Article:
Mini chat

This is a discussion on Mini chat within the Networking/Device Communication forums, part of the General Programming Boards category; is there a way to make this client/server program into a mini chat? As of now I got it to ...

  1. #1
    Registered User Annonymous's Avatar
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    Mini chat

    is there a way to make this client/server program into a mini chat? As of now I got it to send and receives a single message at a time then close. Maybe I could loop the write and read functions?

    SERVER:
    Code:
    #include <stdio.h>
    #include <stdlib.h>
    #include <string.h>
    #include <unistd.h>
    #include <sys/types.h> 
    #include <sys/socket.h>
    #include <netinet/in.h>
    
    void error(const char *msg)
    {
        perror(msg);
        exit(1);
    }
    
    int main(int argc, char *argv[])
    {
         int sockfd, newsockfd, portno, n;
         socklen_t clilen;
         char buffer[256];
         struct sockaddr_in serv_addr, cli_addr;
         if (argc < 2) {
             fprintf(stderr,"ERROR, no port provided\n");
             exit(1);
         }
         sockfd = socket(AF_INET, SOCK_STREAM, 0);
         if (sockfd < 0) 
            error("ERROR opening socket");
         bzero(&serv_addr, sizeof(serv_addr));
         portno = atoi(argv[1]);
         serv_addr.sin_family = AF_INET;
         serv_addr.sin_addr.s_addr = INADDR_ANY;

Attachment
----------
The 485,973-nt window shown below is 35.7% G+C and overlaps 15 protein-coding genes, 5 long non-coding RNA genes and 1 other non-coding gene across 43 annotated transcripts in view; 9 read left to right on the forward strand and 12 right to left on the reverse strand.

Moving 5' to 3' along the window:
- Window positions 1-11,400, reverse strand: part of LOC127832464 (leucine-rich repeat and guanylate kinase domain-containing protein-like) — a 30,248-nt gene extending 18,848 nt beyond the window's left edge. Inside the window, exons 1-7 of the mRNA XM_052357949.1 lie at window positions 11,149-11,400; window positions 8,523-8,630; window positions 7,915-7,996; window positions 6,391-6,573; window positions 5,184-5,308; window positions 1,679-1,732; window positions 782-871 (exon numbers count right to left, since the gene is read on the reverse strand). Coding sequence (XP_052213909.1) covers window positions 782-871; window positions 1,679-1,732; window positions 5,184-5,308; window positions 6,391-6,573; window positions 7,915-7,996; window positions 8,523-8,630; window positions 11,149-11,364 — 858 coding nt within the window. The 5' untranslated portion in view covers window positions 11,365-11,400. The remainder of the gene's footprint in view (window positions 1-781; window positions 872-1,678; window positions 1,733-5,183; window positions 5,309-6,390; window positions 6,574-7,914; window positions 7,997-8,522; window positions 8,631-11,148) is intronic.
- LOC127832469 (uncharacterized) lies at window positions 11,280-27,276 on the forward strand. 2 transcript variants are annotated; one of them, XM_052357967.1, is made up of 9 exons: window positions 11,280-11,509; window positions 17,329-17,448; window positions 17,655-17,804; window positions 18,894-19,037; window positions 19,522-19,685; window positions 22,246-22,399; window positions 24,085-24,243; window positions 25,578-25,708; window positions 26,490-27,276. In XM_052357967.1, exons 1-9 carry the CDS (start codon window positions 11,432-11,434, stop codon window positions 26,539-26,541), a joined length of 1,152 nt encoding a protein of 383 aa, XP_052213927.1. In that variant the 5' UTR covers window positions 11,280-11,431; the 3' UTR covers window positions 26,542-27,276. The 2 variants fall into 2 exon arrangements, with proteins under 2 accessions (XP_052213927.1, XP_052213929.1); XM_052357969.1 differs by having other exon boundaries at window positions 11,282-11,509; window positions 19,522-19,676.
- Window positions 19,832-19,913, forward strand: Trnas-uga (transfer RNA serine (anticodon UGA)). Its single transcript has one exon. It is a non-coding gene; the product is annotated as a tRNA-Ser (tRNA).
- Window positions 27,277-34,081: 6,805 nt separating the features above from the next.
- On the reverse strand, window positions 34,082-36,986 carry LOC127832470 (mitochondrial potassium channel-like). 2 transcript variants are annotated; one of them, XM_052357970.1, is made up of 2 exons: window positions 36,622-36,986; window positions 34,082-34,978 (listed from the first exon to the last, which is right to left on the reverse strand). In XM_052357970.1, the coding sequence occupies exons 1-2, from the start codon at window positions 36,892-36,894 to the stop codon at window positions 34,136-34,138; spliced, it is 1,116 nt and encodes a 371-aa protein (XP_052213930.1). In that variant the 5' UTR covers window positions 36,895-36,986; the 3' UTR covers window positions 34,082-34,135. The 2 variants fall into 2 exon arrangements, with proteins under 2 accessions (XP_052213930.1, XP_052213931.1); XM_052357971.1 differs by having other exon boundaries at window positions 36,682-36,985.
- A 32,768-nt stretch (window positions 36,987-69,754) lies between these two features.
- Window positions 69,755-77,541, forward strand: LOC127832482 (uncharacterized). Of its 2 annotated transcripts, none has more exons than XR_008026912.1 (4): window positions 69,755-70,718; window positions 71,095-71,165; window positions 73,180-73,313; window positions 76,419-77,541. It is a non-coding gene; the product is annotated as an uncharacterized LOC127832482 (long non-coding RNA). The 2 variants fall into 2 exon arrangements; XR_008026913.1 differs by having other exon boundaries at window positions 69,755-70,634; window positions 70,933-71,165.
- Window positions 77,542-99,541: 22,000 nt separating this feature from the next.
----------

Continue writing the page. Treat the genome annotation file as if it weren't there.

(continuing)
serv_addr.sin_port = htons(portno);
         if (bind(sockfd, (struct sockaddr *) &serv_addr, sizeof(serv_addr)) < 0) 
                  error("ERROR on binding");
         listen(sockfd,5);
         clilen = sizeof(cli_addr);
         newsockfd = accept(sockfd, (struct sockaddr *) &cli_addr, &clilen);
         if (newsockfd < 0) 
              error("ERROR on accept");
         bzero(buffer,256);
         n = read(newsockfd,buffer,255);
         if (n < 0) error("ERROR reading from socket");
         printf("Here is the message: %s\n",buffer);
         n = write(newsockfd,"I got your message",18);
         if (n < 0) error("ERROR writing to socket");
         close(newsockfd);
         close(sockfd);
         return 0; 
    }
    CLIENT:
    Code:
    #include <stdio.h>
    #include <stdlib.h>
    #include <unistd.h>
    #include <string.h>
    #include <sys/types.h>
    #include <sys/socket.h>
    #include <netinet/in.h>
    #include <netdb.h> 
    
    void error(const char *msg)
    {
        perror(msg);
        exit(0);
    }
    
    int main(int argc, char *argv[])
    {
        int sockfd, portno, n;
        struct sockaddr_in serv_addr;
        struct hostent *server;
    
        char buffer[256];
        if (argc < 3) {
           fprintf(stderr,"usage %s hostname port\n", argv[0]);
           exit(0);
        }
        portno = atoi(argv[2]);
        sockfd = socket(AF_INET, SOCK_STREAM, 0);
        if (sockfd < 0) 
            error("ERROR opening socket");
        server = gethostbyname(argv[1]);
        if (server == NULL) {
            fprintf(stderr,"ERROR, no such host\n");
            exit(0);
        }
        bzero((char *) &serv_addr, sizeof(serv_addr));
        serv_addr.sin_family = AF_INET;
        bcopy((char *)server->h_addr, 
             (char *)&serv_addr.sin_addr.s_addr,
             server->h_length);
        serv_addr.sin_port = htons(portno);
        if (connect(sockfd,(struct sockaddr *) &serv_addr,sizeof(serv_addr)) < 0) 
            error("ERROR connecting");
        printf("Please enter the message: ");
        bzero(buffer,256);
        fgets(buffer,255,stdin);
        n = write(sockfd,buffer,strlen(buffer));
        if (n < 0) 
             error("ERROR writing to socket");